• Digital learners prefer instant gratification and instant rewards. - traditional education puts those rewards off. We need to start to give instant feedback on learning.
Lee Crockett: What are the critical skills that students need when they graduate? The same arise - technology, collaborate, communicate and problem solving. These are not items that are not measurable and therefore they are not taught well.

21st Century Fluencies: presented by Lee Crockett
Solution fluency: (problem solving - post steps in classroom)
  • Define- define the task or problem correctly before you start your work
  • Discover - turning our attention to the past and arrive at where I am. What is the historical context.
  • Dream - wide open visualization - this is where creativity happens
  • Design - map out the process or the plan/blueprint to keep us on track to deliver the solution that was defined
  • Deliver - apply new found knowledge in the form of a product. It is not enough to design the presentation, you need to deliver.
  • Debrief - how could we have made this better? Evaluation of their own work and the work of their peers gives them ownership and real learning opportunities.
Information fluency: (post as well)
  • Ask - ask questions
  • Acquire - go out and find the answers, right or wrong because that gives them an opportunity for learning.
  • Analyse- Authenticate the information (right from wrong)
  • Apply - Moving vision in to practice - Deliever
  • Assess - Deciding how to do it better next time.
Creativity Fluency:
  • Design is the only thing that differentiates one product from another in the markeplace - Norio Ohgo
  • Story telling - logical and analytical abilities alone can no longer guarantee success... story telling is a must. Richard Olivie
  • Creativity is required to compete in the market place
Media Fluency:
  • Analytical - not just what they are saying but how well they are saying it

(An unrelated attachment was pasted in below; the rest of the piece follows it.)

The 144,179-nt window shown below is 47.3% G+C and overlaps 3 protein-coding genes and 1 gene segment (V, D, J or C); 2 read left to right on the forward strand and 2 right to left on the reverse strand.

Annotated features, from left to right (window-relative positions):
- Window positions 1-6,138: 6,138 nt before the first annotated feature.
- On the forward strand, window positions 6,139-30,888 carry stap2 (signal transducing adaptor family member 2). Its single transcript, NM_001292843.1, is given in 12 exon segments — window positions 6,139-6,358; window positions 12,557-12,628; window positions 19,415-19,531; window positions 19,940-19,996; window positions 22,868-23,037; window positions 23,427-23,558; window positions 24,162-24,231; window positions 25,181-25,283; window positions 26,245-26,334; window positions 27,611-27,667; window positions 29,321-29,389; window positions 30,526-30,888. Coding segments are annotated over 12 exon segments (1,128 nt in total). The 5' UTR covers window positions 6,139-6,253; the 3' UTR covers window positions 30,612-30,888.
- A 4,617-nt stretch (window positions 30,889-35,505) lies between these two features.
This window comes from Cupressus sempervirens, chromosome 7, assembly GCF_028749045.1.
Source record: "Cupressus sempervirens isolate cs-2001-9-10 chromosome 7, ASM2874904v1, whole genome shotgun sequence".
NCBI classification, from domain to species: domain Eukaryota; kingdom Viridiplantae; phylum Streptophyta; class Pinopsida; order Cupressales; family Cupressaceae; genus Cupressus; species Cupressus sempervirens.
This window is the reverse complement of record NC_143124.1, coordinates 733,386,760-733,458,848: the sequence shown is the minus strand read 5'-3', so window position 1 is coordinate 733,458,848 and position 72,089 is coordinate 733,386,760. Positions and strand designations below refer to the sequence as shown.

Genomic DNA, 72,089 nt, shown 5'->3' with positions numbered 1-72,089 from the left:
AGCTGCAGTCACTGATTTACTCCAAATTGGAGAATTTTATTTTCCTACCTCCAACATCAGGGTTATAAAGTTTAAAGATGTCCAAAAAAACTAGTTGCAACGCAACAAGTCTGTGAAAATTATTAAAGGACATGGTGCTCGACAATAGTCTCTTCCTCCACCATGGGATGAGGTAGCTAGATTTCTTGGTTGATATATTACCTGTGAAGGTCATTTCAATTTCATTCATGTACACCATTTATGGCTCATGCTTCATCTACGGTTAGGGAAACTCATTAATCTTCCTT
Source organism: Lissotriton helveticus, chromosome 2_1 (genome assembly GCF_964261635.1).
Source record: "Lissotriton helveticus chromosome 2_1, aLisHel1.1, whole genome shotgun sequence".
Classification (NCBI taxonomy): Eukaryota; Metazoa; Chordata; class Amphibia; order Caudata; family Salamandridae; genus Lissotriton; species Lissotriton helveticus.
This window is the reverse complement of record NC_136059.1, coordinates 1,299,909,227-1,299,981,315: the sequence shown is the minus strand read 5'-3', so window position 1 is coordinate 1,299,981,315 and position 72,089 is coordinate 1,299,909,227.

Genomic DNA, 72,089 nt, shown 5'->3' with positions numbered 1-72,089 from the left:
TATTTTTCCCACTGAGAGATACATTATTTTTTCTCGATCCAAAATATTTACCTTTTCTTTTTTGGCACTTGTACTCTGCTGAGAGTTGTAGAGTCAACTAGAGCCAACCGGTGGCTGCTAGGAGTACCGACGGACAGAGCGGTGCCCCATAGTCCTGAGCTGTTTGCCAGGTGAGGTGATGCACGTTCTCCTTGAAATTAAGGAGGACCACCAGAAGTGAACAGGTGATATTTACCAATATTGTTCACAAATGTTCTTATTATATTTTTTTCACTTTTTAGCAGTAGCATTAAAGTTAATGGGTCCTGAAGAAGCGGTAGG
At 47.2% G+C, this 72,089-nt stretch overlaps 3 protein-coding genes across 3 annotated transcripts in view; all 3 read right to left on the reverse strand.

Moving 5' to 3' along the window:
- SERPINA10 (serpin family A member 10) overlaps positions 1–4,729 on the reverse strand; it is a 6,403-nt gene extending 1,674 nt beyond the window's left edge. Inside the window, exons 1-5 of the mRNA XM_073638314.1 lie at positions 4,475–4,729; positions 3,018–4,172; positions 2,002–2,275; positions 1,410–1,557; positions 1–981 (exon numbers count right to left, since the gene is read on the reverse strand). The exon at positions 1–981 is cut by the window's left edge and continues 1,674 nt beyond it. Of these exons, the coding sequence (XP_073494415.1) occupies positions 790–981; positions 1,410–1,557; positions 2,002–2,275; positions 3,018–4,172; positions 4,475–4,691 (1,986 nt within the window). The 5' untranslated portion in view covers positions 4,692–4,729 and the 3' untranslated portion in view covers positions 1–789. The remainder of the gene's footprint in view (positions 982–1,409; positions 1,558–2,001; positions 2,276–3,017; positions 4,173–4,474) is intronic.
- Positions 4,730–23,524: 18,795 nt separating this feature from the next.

• Ability to get the message out there - appropriate form to communicate the product
  • Helping our students to understand how to use their digital tools to effectively communicate
Collaboration Fluency:
  • The Digital Diet - a book to check out - everything done online or video chat. They never sat down together in the same room.
  • Digital learners are collaborating all the time, both in and outside of school.
  • Ability to collaborate with digital and real-life partners to achieve a product or solve problems.
Mutual respect is required of both worlds to balance and appreciate the needs of both generations.


  1. I agree that kids' brains probably are being rewired due to massive media exposure and technology use, but I doubt that the claim about their multitasking skills is correct. For one, the frontal lobes, responsible for multitasking ability, are not fully developed in kids. Second, we did a study that found that kids multitask more than older generations yet seem to suffer from the same multitasking limitations (Carrier et al., 2009, Computers in Human Behavior).

  2. Kid's memory....I agree, they are really like sponge that can easily absorb everything they see and hear. I believe that's the reason why they can easily adapt the digital age of this generation. But sometimes I am wondering if they can feel that, doing a lot of things in school and bringing home assignments does make them feel so tired.... because they can still afford to sit and play with their laptop or personal computers. Thanks for the info.